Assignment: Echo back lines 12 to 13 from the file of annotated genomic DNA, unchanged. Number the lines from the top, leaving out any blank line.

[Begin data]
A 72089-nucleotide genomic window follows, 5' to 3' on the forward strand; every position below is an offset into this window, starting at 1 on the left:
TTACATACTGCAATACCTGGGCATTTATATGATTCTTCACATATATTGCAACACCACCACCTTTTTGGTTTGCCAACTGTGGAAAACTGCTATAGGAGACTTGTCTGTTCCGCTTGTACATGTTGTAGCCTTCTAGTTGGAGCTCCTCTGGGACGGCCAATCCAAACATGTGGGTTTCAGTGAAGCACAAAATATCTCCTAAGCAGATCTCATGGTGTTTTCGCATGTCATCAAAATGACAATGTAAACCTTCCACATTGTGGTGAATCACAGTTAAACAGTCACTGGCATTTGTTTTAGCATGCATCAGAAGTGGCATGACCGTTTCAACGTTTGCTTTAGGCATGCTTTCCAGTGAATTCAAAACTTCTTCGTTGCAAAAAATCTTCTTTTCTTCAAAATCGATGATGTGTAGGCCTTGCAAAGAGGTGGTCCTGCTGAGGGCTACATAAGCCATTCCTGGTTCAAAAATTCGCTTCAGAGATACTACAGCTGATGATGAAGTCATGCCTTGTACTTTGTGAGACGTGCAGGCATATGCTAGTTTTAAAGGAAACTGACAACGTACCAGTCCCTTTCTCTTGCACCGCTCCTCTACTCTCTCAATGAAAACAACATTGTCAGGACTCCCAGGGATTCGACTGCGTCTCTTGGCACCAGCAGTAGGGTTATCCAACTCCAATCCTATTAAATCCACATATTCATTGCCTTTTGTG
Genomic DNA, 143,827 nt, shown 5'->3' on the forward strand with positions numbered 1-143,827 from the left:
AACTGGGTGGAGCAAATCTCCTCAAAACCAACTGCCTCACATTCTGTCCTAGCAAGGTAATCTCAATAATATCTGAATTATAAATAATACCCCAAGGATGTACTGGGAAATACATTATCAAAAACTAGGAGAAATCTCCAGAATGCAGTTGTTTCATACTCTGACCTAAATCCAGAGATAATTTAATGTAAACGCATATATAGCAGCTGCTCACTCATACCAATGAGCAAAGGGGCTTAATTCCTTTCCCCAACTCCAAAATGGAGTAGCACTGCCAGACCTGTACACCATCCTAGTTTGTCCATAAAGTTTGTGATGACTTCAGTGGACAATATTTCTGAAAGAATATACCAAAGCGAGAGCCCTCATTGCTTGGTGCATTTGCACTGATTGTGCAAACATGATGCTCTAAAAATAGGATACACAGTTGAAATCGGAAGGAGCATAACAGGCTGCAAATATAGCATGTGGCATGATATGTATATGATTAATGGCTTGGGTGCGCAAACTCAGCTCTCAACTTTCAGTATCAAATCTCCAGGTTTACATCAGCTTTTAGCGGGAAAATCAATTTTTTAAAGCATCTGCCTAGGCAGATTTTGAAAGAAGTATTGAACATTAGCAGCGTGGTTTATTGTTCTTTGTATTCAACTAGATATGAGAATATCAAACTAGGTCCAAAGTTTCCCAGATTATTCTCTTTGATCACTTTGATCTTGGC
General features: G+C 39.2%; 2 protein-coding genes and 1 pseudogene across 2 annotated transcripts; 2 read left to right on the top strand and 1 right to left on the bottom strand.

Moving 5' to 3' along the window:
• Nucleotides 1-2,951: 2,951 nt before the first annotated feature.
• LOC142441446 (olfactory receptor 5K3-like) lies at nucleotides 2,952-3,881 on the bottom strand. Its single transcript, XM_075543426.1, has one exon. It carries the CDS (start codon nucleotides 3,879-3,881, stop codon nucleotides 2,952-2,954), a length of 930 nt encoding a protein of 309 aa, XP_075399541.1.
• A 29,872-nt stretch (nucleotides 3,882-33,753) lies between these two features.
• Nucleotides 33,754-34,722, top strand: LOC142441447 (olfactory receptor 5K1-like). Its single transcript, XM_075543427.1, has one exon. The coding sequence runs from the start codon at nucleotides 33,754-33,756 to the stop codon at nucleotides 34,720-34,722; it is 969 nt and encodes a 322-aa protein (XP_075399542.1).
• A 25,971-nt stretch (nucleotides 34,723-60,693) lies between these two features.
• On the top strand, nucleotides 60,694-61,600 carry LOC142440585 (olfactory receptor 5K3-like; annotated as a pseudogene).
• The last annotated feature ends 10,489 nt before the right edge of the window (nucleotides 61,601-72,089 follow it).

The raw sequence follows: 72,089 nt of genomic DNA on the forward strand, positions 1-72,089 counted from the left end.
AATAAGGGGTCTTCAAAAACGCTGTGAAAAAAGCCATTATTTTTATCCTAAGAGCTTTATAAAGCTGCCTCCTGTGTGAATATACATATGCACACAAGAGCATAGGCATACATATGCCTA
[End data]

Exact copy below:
• On the top strand, nucleotides 60,694-61,600 carry LOC142440585 (olfactory receptor 5K3-like; annotated as a pseudogene).
• The last annotated feature ends 10,489 nt before the right edge of the window (nucleotides 61,601-72,089 follow it).